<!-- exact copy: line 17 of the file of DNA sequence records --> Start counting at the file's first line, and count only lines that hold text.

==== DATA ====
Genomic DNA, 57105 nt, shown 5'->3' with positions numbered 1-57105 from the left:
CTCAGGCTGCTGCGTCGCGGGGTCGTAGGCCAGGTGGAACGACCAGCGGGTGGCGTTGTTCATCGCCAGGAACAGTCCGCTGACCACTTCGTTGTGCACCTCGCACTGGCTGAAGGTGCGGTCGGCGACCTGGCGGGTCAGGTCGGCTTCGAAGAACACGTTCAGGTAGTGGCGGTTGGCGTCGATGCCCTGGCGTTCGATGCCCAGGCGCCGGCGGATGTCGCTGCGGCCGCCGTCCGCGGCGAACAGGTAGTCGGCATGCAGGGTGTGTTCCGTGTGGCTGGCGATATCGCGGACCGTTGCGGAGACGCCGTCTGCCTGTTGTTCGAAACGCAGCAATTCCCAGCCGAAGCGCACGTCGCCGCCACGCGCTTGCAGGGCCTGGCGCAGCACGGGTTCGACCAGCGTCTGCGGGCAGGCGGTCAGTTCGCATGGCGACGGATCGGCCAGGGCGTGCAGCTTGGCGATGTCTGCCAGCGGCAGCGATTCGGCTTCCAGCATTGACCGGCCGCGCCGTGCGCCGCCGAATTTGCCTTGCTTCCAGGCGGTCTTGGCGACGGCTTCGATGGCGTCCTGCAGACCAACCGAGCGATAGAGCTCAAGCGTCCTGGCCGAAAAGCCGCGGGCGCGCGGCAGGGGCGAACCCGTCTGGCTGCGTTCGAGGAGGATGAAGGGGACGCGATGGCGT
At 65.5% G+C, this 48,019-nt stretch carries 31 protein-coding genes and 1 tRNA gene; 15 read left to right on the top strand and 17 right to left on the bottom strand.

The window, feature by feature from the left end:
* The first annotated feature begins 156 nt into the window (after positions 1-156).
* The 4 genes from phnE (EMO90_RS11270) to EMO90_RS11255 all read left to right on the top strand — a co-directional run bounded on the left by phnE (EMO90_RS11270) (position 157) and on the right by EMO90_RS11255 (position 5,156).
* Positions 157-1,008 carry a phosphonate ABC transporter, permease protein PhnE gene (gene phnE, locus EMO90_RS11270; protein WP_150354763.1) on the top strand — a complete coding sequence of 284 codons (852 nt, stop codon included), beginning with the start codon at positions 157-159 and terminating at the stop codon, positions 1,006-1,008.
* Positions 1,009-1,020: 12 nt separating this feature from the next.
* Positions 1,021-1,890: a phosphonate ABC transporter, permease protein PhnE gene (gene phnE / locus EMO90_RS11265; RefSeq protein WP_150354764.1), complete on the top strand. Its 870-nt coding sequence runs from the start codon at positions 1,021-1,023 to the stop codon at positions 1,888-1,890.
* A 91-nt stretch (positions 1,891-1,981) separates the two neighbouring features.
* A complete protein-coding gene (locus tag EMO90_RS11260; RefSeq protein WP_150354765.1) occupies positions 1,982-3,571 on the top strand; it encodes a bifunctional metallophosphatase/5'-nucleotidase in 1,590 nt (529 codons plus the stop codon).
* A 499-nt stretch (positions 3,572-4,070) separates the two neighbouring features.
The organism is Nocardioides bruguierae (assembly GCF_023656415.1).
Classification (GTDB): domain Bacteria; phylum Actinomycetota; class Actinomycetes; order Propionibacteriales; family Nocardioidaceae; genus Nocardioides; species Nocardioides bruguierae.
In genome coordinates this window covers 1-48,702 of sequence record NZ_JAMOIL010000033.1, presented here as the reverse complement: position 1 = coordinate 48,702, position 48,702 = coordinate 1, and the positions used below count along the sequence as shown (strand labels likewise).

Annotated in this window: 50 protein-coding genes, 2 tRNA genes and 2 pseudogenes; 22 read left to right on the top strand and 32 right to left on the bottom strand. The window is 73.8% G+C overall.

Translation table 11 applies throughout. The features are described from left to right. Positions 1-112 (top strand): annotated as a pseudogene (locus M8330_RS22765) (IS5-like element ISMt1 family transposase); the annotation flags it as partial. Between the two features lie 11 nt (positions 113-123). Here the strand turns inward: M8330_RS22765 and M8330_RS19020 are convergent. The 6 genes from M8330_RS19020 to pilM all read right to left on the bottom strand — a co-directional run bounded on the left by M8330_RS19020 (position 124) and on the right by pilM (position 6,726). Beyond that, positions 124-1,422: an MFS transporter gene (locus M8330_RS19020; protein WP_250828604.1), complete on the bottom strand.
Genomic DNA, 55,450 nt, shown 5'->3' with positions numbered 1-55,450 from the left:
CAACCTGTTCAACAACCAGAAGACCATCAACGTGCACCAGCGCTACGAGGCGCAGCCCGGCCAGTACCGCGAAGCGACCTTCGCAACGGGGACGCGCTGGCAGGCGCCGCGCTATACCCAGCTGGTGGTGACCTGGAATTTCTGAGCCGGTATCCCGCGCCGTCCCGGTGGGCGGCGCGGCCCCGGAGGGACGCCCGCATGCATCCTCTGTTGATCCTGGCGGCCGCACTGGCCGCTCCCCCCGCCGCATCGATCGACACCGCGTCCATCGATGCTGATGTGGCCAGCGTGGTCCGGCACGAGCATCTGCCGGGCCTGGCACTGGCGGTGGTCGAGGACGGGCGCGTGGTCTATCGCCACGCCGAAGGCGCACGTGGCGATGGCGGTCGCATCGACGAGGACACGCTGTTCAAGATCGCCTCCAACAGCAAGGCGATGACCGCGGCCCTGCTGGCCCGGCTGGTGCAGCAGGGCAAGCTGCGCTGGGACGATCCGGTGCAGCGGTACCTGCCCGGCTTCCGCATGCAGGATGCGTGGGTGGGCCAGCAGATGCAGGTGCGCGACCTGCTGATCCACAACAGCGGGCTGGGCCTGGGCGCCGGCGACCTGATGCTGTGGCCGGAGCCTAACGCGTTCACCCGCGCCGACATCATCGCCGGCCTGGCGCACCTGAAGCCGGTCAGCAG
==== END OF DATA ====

Translation table 11 applies throughout. The features are described from left to right. Positions 1-112 (top strand): annotated as a pseudogene (locus M8330_RS22765) (IS5-like element ISMt1 family transposase); the annotation flags it as partial. Between the two features lie 11 nt (positions 113-123). Here the strand turns inward: M8330_RS22765 and M8330_RS19020 are convergent. The 6 genes from M8330_RS19020 to pilM all read right to left on the bottom strand — a co-directional run bounded on the left by M8330_RS19020 (position 124) and on the right by pilM (position 6,726). Beyond that, positions 124-1,422: an MFS transporter gene (locus M8330_RS19020; protein WP_250828604.1), complete on the bottom strand.